Featured image: An aerial view of the Jebel Irhoud excavation in Morocco, worksite of anthropologists hunting for hominid fossils. Scientists have used these digs as excuses to travel the world for well over a century. (Courtesy Pulse Headlines and Shannon McPherron)
Dr. Emily Kern is a recent graduate of Princeton’s Department of History, and she visits us this week to show us the twists and turns of paleoanthropology over time. That is, how have scientists understood humanity’s evolution as we learned more and more about the world? Hear how, until very recently, most everyone thought humans evolved out of Asia–an idea borne by tracing Indoeuropean languages to their roots and assuming humans came from the same place as language does. The international endeavor to trace our evolution back to Africa has taken both explorers (the avid and the methodical) and better methods for dating fossils to 100,000 – 1 million years. Like many fields of science, paleoanthropology has become increasingly complicated the more we discover.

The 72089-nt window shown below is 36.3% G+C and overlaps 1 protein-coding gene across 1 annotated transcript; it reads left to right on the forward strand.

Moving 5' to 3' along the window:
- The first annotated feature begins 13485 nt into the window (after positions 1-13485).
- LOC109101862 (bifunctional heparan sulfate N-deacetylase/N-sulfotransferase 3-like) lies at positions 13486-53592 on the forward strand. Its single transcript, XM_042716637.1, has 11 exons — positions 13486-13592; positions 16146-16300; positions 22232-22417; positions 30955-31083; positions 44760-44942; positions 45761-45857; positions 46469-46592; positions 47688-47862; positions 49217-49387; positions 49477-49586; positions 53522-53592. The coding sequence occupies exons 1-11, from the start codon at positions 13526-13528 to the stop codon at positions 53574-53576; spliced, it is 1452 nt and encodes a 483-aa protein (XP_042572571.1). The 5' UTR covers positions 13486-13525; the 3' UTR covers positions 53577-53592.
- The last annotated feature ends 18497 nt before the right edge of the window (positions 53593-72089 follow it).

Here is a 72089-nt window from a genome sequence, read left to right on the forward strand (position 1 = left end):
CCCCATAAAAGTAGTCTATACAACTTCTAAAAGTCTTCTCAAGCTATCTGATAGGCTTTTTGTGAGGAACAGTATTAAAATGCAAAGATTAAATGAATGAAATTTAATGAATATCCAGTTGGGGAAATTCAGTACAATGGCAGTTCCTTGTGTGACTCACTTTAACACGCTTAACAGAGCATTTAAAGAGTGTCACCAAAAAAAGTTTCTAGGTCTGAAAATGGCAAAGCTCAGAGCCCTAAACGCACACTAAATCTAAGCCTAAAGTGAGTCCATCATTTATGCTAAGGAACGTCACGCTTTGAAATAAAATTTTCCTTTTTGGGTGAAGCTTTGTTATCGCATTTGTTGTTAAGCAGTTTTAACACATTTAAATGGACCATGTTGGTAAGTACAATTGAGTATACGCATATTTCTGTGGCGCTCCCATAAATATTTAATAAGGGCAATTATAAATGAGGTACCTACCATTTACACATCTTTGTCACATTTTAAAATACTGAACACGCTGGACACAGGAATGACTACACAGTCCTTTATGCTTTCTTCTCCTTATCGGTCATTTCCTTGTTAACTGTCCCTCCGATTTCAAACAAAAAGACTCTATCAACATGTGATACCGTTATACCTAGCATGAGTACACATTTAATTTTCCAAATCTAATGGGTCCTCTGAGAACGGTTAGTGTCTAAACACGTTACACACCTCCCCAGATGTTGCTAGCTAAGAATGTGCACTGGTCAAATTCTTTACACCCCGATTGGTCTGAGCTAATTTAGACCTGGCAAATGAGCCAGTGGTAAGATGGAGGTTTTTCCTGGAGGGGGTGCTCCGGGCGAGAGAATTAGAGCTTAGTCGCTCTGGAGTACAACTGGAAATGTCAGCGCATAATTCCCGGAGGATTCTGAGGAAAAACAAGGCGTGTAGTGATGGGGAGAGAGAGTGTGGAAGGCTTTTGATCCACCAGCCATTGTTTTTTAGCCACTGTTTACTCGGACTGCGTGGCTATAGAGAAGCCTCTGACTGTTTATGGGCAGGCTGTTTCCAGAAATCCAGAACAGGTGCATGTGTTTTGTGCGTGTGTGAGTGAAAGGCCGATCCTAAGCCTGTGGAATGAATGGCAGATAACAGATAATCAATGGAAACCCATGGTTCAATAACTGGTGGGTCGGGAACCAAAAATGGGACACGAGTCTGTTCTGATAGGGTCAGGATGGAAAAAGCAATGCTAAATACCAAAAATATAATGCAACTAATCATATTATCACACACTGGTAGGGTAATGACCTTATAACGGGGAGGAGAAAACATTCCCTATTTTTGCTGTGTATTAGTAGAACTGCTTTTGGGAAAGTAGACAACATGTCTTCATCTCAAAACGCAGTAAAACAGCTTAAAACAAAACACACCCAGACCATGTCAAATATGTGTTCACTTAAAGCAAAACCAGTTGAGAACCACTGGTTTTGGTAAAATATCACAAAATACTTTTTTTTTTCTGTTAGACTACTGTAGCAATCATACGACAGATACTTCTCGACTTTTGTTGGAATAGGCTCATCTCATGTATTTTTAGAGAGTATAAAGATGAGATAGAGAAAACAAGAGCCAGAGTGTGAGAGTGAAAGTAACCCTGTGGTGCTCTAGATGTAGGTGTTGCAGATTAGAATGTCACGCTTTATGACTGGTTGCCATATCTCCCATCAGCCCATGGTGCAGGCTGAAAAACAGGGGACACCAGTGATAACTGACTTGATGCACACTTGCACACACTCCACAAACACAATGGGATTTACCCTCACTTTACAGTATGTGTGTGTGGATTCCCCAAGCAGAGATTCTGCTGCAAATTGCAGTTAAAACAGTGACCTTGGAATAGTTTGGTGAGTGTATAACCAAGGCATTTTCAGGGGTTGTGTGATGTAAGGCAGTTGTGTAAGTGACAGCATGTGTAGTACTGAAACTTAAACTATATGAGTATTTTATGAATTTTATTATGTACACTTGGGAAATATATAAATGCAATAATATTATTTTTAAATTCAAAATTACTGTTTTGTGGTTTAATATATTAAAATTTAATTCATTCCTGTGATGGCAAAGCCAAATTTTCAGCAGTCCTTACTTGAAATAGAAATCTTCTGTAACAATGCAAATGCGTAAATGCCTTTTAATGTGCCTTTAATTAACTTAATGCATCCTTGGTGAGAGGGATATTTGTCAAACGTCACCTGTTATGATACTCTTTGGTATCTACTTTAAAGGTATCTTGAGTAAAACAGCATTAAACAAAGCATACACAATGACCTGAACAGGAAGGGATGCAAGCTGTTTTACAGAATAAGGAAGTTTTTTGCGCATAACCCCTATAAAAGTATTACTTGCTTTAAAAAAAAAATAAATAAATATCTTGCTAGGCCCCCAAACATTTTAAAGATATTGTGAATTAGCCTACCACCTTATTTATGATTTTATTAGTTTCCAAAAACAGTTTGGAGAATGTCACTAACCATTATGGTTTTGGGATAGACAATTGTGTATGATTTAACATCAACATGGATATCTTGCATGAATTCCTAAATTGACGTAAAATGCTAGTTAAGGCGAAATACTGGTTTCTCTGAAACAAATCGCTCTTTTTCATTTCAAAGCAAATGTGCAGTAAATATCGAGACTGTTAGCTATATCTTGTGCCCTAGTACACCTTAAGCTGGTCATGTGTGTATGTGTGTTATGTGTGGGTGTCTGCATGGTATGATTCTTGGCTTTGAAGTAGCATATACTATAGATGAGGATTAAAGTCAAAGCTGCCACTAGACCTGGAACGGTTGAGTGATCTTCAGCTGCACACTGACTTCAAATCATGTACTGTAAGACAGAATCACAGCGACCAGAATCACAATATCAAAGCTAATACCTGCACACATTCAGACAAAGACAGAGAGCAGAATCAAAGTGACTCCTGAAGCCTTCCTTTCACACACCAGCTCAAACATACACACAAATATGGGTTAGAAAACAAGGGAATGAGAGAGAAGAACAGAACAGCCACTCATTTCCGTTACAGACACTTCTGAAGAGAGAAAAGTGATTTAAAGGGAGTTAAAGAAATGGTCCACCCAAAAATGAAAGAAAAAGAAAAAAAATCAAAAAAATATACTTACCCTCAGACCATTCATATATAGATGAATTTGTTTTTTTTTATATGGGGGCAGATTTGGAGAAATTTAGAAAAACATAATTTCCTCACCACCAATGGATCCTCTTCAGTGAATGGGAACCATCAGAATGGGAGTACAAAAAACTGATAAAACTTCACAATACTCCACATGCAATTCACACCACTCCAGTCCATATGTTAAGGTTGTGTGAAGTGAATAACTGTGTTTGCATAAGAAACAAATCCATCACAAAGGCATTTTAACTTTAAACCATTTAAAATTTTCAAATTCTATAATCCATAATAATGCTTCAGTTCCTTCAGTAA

Earlier in the show, news and an explanation of a process you thought you understood:
- Scientists in China have cloned two primates, moving us closer to cloning humans (though we’re still quite far from doing that).
- We’ve lost a hero of computer science, Mary Lee Berners-Lee, who worked on the first comercially-sold computer and fought for gender equality amid programmers.
- When does water boil? At or around 100 C, but it’s more complicated then you think. This makes obtaining a good reference temperature expensive!
As for the music, our playlist can be found on WPRB.com or below.